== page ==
A Mother's Fear

I decided to write this short thought to express something that I am sure many mothers can relate to. This is especially true as it pertains to mothers of young men of color. I know someone is reading this and has already taken a negative perspective, simply because I used the descriptive phrase, "young men of color." If terms like this offend you, I strongly urge you to STOP READING NOW, because this is going to get a little deep. I felt it heavy on my heart to write about my handsome, intelligent, witty, funny, protective ten-year-old son.

The other day, he and I, along with his other siblings, ages thirteen (13) and four (4) were laughing and talking in my room, as I face-timed my sister. During that time, my little sister and I exchanged notes about how many grey hairs we had on our heads; which has been a running joke since we are both in our mid to late thirties. Well, my son, being the mama's boy that he is, felt he needed to assure me that I am not old and that he did not see any grey hairs. I chuckled and explained to him that I appreciated his kind words, but it was okay that I was getting old.


Unwilling to accept that his mom felt like she is getting closer to 40 years old with each passing day, he says to me, "Mom, you're not old, and you're going to live for a very long time, even longer than me." Perplexed by his comment, I asked him to clarify what he meant. Before I let him answer, I explained that a mother is not supposed to bury her son and that it was supposed to be the other way around. To my heartbreak, he says, "Well mom, what if the police kill me? Then you will have to bury me first." I was in utter shock and felt a bit sick to my stomach to hear that come from my son's mouth. I understand that in his mind, he had the best intentions to attempt to make me feel better about getting old, but his comment had the opposite effect, due to the revelation I had about the events of this world and the negative impact it has imprinted on my children.

I am a big believer in the laws of attraction and that our words have power. As such, I told him to take it back and I openly rejected the comment. I explained to him why we will never invite that kind of energy into our lives, and I attempted to do my best to assure him that we will do all that is in our power to protect him from such an awful fate. As I write this, it is difficult to hold back the tears, in that my son, as witty and funny, and full of life as he is, has such a grim view of his own existence in this fucked up world. Excuse my language. I am writing for a place of raw emotion this time, and I just don't have it in me to censor myself right now.


The reason I titled this post, "A Mother's Fears" is due to the fact that many mothers across this nation have experienced the unimaginable pain of unjustly losing their sons to the dark and unflinching hand of wanton abuse of police authority. Again, if you can't handle any unfavorable comments about the preceding topic, I suggest you STOP READING NOW. It is hard for me because I do not believe that all officers are bad. I grew up in a home where my father was a detective, and he was a very honorable and just man. However, stories of abuse and police corruption were not lost on him either, as he explained many things that he witnessed and experienced serving the City of Los Angeles as an officer of the law.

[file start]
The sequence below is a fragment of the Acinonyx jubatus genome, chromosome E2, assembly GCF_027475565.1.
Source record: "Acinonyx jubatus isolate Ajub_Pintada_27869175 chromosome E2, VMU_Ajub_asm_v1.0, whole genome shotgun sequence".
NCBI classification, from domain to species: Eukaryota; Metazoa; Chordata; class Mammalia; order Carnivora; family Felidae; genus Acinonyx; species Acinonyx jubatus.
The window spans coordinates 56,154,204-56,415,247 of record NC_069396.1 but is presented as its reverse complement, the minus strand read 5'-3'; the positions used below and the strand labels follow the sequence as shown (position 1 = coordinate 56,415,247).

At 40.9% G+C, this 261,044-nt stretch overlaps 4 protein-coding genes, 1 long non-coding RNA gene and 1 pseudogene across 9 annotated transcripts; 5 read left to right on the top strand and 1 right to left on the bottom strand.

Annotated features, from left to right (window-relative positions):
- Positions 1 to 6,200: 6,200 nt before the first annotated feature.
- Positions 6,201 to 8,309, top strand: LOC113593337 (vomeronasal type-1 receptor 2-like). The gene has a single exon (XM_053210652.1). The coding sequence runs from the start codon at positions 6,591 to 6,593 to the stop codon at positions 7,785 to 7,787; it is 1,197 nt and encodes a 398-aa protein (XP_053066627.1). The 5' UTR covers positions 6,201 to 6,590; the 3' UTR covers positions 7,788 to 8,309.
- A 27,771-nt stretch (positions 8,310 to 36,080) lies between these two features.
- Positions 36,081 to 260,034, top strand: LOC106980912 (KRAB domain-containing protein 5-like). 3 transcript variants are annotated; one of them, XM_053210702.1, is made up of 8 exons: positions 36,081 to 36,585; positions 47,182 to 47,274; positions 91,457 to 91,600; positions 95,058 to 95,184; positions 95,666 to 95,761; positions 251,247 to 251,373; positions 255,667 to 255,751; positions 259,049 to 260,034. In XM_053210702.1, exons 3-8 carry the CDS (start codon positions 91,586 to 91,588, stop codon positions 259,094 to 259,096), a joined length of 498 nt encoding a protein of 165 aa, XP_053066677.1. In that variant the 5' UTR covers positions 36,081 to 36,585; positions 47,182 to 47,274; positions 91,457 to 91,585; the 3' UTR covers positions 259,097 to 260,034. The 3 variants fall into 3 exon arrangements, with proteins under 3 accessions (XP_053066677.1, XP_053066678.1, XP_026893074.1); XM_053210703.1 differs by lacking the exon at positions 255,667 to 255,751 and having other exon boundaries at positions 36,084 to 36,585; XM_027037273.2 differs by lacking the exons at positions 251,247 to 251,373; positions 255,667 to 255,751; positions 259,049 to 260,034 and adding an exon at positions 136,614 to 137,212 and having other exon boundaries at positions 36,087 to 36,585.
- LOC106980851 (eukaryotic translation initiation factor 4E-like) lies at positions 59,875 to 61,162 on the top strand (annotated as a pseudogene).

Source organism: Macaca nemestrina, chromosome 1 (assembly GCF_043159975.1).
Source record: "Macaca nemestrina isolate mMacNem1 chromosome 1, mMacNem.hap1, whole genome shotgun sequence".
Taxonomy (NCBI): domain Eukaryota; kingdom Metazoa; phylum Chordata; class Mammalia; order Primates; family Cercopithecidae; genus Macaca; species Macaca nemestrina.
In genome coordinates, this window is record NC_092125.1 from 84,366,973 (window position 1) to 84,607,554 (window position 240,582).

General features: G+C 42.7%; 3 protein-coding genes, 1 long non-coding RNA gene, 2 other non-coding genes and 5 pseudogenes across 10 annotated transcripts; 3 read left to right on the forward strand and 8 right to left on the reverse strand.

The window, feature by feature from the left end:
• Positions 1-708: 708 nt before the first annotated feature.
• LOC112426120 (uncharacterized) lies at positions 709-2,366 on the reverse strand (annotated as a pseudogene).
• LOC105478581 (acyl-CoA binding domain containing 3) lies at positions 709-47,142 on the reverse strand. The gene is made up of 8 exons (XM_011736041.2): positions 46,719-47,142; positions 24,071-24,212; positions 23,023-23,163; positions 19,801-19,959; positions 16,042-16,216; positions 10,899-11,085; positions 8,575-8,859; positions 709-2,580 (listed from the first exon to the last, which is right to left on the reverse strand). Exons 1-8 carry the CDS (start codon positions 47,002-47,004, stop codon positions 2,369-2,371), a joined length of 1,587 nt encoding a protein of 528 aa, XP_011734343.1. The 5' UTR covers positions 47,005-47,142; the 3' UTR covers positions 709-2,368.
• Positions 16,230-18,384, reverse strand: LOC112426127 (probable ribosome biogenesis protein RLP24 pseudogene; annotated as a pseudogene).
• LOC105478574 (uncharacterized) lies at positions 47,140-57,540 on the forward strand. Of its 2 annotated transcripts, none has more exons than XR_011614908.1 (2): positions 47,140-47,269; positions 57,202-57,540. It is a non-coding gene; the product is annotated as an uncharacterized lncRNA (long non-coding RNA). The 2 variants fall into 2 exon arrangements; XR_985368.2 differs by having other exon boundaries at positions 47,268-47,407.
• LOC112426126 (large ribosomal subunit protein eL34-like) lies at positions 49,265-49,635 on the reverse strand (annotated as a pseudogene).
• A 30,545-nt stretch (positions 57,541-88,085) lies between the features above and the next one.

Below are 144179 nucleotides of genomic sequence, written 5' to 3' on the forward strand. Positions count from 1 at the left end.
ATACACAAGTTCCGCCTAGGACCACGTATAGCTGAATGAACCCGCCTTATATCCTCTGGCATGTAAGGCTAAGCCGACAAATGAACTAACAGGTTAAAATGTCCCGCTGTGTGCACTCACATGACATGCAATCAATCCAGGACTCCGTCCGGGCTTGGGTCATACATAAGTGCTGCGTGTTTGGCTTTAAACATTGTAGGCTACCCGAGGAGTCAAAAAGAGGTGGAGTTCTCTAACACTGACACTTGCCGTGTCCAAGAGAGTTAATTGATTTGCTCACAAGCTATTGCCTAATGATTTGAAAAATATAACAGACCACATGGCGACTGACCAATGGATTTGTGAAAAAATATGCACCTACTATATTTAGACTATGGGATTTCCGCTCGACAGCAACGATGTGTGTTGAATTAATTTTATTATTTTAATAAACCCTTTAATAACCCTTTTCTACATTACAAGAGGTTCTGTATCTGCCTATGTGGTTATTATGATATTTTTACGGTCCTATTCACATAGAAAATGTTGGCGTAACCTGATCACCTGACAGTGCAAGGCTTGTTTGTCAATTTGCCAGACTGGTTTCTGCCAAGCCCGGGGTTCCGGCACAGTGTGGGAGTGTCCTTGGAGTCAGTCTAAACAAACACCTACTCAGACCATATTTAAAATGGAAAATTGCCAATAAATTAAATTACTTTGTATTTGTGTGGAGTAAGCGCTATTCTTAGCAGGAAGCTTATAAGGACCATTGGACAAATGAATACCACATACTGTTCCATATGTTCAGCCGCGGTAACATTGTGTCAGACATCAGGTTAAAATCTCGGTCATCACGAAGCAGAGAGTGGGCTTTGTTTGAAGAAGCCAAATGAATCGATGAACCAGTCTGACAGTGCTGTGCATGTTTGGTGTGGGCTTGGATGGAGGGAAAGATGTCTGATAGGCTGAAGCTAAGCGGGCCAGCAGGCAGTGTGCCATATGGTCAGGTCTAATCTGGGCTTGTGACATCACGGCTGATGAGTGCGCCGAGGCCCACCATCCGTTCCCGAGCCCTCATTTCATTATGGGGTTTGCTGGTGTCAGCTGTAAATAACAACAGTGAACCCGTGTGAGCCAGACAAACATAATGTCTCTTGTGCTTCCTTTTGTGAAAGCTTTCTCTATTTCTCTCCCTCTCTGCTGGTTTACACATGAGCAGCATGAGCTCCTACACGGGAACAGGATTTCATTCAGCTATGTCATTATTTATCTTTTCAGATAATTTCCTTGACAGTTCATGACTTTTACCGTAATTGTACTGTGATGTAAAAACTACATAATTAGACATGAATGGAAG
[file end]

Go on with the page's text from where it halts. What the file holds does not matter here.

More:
My son's comment struck fear in me, in that he said it so carefree. Aside from that, this topic is also a sore spot for me because my husband and I do our best to shield our children from the suffering and struggle of this world. We do our best to prepare our children for what is out there, but never did we think that our son would suffer from the same fear and feelings of helplessness and vulnerability that we did growing up in communities that were subject to over-policing and violence. It goes to show that no matter the efforts of trying to prevent such a negative impact or influence on them, our children still feel the same fear and uneasy feelings associated with the thought of a potential encounter with police.


Both my husband, and I have been subject to unwarranted traffic stops, searches, weapons being drawn, handcuffs, and so forth, at the hands of law enforcement. All of which are things that I would never want for any of our children. Having experienced that very early in my life, I developed a fear of the police in my young age, and I was terrified to drive at one point in my life. I can't convey the anxiety and fear that I felt when I had to get behind the wheel to drive to and from my local college. I am thankful to have never experienced physical abuse or worse, and I attribute that to the divine protection of my ancestors.